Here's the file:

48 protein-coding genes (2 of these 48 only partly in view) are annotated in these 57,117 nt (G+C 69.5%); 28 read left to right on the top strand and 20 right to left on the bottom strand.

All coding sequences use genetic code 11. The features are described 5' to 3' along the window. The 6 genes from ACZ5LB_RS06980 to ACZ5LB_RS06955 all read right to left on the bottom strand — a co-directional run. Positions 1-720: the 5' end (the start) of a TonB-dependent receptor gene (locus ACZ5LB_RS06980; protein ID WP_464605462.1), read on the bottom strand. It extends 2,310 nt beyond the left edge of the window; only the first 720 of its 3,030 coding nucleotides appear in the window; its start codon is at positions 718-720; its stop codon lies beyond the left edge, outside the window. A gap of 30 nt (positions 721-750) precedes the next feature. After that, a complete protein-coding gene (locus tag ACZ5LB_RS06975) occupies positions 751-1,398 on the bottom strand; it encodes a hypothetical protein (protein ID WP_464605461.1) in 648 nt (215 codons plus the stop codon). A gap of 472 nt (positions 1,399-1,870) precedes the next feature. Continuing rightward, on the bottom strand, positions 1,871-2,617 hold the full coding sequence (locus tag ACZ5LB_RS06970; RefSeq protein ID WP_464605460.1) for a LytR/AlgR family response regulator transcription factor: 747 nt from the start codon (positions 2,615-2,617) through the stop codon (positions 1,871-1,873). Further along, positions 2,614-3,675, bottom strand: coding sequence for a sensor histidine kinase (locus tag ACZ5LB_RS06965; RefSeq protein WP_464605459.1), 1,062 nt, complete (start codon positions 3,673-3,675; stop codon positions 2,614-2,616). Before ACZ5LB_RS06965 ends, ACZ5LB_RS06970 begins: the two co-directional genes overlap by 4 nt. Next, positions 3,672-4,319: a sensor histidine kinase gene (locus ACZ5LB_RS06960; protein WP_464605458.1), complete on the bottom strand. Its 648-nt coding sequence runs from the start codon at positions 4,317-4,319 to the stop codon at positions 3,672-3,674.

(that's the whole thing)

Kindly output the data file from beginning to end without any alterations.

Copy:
48 protein-coding genes (2 of these 48 only partly in view) are annotated in these 57,117 nt (G+C 69.5%); 28 read left to right on the top strand and 20 right to left on the bottom strand.

All coding sequences use genetic code 11. The features are described 5' to 3' along the window. The 6 genes from ACZ5LB_RS06980 to ACZ5LB_RS06955 all read right to left on the bottom strand — a co-directional run. Positions 1-720: the 5' end (the start) of a TonB-dependent receptor gene (locus ACZ5LB_RS06980; protein ID WP_464605462.1), read on the bottom strand. It extends 2,310 nt beyond the left edge of the window; only the first 720 of its 3,030 coding nucleotides appear in the window; its start codon is at positions 718-720; its stop codon lies beyond the left edge, outside the window. A gap of 30 nt (positions 721-750) precedes the next feature. After that, a complete protein-coding gene (locus tag ACZ5LB_RS06975) occupies positions 751-1,398 on the bottom strand; it encodes a hypothetical protein (protein ID WP_464605461.1) in 648 nt (215 codons plus the stop codon). A gap of 472 nt (positions 1,399-1,870) precedes the next feature. Continuing rightward, on the bottom strand, positions 1,871-2,617 hold the full coding sequence (locus tag ACZ5LB_RS06970; RefSeq protein ID WP_464605460.1) for a LytR/AlgR family response regulator transcription factor: 747 nt from the start codon (positions 2,615-2,617) through the stop codon (positions 1,871-1,873). Further along, positions 2,614-3,675, bottom strand: coding sequence for a sensor histidine kinase (locus tag ACZ5LB_RS06965; RefSeq protein WP_464605459.1), 1,062 nt, complete (start codon positions 3,673-3,675; stop codon positions 2,614-2,616). Before ACZ5LB_RS06965 ends, ACZ5LB_RS06970 begins: the two co-directional genes overlap by 4 nt. Next, positions 3,672-4,319: a sensor histidine kinase gene (locus ACZ5LB_RS06960; protein WP_464605458.1), complete on the bottom strand. Its 648-nt coding sequence runs from the start codon at positions 4,317-4,319 to the stop codon at positions 3,672-3,674.